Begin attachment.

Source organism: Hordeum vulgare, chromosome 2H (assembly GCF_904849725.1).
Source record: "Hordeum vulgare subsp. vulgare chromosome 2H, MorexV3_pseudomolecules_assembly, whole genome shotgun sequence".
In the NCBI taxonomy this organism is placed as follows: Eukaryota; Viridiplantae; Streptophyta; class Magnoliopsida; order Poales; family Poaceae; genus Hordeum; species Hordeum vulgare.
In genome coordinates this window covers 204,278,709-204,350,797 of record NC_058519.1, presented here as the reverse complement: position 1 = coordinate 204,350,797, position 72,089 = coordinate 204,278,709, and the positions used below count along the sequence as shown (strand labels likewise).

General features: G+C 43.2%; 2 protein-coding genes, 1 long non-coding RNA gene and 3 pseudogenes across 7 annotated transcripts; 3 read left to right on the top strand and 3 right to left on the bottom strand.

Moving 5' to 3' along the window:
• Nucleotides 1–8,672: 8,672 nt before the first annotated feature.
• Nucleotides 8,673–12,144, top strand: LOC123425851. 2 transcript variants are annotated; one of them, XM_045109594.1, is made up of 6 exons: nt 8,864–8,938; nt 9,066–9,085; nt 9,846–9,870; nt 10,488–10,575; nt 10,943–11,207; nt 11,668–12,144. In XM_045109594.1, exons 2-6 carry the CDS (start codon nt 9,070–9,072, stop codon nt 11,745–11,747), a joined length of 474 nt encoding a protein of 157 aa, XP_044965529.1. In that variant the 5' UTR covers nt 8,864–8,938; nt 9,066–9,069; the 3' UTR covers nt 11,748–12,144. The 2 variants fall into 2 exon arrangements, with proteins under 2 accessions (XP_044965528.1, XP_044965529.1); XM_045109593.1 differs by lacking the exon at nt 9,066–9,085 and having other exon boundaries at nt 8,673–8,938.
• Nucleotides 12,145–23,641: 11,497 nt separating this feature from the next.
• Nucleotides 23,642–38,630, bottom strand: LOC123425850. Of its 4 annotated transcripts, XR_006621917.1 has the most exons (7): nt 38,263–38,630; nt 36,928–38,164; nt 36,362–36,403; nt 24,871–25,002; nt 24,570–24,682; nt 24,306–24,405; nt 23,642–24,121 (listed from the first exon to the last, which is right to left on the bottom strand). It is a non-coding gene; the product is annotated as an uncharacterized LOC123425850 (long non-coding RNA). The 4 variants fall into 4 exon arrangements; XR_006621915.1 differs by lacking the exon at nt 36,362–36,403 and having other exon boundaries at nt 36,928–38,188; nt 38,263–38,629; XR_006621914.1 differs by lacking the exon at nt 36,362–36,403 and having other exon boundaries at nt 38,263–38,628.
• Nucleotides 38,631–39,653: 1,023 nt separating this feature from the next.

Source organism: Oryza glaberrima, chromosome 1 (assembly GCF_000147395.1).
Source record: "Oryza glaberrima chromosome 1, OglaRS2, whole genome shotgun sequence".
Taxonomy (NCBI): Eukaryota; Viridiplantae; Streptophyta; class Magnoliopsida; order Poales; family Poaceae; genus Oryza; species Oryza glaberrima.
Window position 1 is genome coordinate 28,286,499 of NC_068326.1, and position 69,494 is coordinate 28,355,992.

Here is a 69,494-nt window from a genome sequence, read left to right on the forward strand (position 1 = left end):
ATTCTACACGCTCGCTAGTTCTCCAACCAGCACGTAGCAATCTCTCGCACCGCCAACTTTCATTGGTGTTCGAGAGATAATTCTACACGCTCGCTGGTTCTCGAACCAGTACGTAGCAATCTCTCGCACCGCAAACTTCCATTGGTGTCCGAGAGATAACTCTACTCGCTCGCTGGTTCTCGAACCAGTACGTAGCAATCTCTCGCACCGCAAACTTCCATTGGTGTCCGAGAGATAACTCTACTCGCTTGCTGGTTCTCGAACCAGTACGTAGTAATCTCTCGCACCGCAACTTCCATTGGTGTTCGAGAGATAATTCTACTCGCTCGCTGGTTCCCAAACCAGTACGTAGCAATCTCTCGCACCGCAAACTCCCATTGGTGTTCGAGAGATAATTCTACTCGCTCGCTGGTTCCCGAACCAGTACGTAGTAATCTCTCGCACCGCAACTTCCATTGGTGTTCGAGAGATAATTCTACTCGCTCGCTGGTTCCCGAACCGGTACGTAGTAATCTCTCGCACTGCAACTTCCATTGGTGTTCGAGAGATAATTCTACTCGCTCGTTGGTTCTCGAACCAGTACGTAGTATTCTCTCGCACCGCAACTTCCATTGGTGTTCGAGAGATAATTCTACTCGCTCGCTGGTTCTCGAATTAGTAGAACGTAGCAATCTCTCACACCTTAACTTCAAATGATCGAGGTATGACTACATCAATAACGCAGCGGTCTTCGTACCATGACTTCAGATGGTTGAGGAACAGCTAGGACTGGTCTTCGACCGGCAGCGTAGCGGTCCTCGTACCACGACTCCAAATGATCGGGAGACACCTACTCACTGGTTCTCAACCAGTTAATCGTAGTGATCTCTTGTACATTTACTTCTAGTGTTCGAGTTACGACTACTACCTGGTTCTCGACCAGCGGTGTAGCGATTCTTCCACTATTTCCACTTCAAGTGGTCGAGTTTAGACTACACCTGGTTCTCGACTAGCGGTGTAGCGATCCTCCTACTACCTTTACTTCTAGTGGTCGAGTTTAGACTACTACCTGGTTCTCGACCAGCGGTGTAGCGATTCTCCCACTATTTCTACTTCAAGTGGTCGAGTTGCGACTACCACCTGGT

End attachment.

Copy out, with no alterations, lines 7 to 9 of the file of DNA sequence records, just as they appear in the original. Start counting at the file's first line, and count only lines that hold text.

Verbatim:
• Nucleotides 1–8,672: 8,672 nt before the first annotated feature.
• Nucleotides 8,673–12,144, top strand: LOC123425851. 2 transcript variants are annotated; one of them, XM_045109594.1, is made up of 6 exons: nt 8,864–8,938; nt 9,066–9,085; nt 9,846–9,870; nt 10,488–10,575; nt 10,943–11,207; nt 11,668–12,144. In XM_045109594.1, exons 2-6 carry the CDS (start codon nt 9,070–9,072, stop codon nt 11,745–11,747), a joined length of 474 nt encoding a protein of 157 aa, XP_044965529.1. In that variant the 5' UTR covers nt 8,864–8,938; nt 9,066–9,069; the 3' UTR covers nt 11,748–12,144. The 2 variants fall into 2 exon arrangements, with proteins under 2 accessions (XP_044965528.1, XP_044965529.1); XM_045109593.1 differs by lacking the exon at nt 9,066–9,085 and having other exon boundaries at nt 8,673–8,938.
• Nucleotides 12,145–23,641: 11,497 nt separating this feature from the next.